The concept of ‘value’ is an important one within the higher education (HE) sector, and one that can defy clear definition – ‘value’ is often in the eye of the beholder. This past week ‘value’ has been particularly pertinent to HE institutions, specifically, whether university education offers value. But what do we mean by value, and for whom?
The HEPI and PwC Valuing Higher Education conference last week dealt with value for money; not only for students directly engaging in HE (and accruing debt in the process), but for taxpayers contributing to university funding. As university fees tripled over the last decade, unsurprisingly, all interested parties would like to know where their cash is being spent. This event, which featured Rachel Hewitt (HEPI), Matt Davey (OfS) and Jim Dickinson (Wonkhe) amongst others, highlighted the importance of transparency in university spending to current and prospective students. Both the OfS’ Value for Money Strategy and UUK’s guide to presenting financial information to students followed swiftly on the heels of the conference.
Value for money inherently goes beyond the quantifiable financial exchange during a course of study.
Of course, value for money is not just about the initial financial purchase of an education outcome. When Unite Students asked about motivations for attending university, only 52% of learners answered, “to gain a higher level of education”. Instead, experiential outcomes such as new friendships, gaining independence and moving away from home were all deemed to be of importance. However when comparing the value of outputs vs outcomes, Jim Dickinson notes that outcomes, such as personal development and employability, are perceived as valuable only once students are happy with the immediate outputs. So, if a student feels their fees are being spent on sub-par services or poor support systems, they will not only be disappointed in the facilities and teaching, but this disappointment will feed into the total appraisal of their degree after graduation. Value for money inherently goes beyond the quantifiable financial exchange during a course of study. But this is not an excuse to underestimate the lasting effects of dodgy student halls and oversubscribed libraries.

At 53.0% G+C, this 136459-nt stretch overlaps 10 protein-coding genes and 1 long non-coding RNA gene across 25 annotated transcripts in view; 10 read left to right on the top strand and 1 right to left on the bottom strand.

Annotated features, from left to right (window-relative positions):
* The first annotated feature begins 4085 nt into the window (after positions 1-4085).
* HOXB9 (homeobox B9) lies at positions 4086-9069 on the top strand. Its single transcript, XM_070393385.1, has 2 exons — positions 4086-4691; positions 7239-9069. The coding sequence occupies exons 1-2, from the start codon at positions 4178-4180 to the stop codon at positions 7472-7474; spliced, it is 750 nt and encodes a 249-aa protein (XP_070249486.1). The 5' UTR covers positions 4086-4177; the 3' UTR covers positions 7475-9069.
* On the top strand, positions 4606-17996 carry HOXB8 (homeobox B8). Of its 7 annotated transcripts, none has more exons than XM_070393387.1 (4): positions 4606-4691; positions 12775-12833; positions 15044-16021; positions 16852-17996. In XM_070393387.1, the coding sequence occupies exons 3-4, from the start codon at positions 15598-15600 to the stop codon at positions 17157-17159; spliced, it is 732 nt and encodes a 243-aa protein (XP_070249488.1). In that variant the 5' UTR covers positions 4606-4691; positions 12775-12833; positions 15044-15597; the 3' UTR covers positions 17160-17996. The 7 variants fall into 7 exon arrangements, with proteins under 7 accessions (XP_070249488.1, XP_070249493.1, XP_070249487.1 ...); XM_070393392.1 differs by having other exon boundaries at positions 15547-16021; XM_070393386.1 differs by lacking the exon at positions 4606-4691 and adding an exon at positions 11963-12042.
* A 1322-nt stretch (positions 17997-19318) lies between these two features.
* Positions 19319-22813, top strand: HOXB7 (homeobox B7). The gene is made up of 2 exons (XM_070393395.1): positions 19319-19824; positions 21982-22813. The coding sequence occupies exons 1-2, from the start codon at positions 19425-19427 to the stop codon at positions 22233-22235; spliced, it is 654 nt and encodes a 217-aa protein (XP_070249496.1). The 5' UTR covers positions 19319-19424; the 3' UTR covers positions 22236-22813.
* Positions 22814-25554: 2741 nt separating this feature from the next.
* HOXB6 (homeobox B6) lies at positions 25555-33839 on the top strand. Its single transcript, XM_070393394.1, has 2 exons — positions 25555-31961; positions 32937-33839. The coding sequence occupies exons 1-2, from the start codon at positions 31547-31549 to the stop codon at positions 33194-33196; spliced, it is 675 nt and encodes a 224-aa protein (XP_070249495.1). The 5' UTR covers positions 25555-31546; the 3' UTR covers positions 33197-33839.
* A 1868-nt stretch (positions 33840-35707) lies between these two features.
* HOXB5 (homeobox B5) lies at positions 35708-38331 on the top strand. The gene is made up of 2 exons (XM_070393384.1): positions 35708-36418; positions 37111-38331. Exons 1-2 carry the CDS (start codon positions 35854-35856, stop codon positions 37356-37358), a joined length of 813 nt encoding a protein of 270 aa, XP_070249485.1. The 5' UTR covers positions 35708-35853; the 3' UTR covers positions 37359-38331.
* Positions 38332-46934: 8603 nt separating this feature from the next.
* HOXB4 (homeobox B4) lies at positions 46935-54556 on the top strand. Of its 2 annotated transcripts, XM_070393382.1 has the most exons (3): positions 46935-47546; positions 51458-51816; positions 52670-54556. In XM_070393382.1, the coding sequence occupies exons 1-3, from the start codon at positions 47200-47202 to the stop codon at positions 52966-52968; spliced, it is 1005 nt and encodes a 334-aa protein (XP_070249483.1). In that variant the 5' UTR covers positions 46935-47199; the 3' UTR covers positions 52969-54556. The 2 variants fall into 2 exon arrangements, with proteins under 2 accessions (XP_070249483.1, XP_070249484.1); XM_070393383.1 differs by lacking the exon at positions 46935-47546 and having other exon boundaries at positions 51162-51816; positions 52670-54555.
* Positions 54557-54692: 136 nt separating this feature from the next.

As students evaluate the profit and loss sheet of their higher educational careers, inevitably the ‘value’ of attending university at all must be further interrogated. Of the c.14,000 respondents to the HEPI 2019 Student Academic Experience Survey, 4% admitted they would have done an apprenticeship instead of a degree, if they had known what their university experience would be. 3 years spent developing skills in the job market as opposed to the classroom provides a different value to a career and a positive effect on potential earnings. While 4% might seem like a low figure, with current policy directed at the Level 4 and 5 skills gap and the introduction of T-Levels, there is a strong future in the sector embracing this shift towards alternative routes into a career and recognising that university does not provide the same, if any value, to all students.
HE can offer many potential outcomes for students, but it must be acknowledged that the future of this field is a changeable one. With Brexit, the Industrial Strategy and reports such as Augar stirring the waters, the course of HE and how to determine its ‘value’ could yet be turned on its head again. But as long as fees remain controversial to the general population, and the sector continues to operate in the grey space between a business market and a force for social good, the question of value for money will continue to be relevant.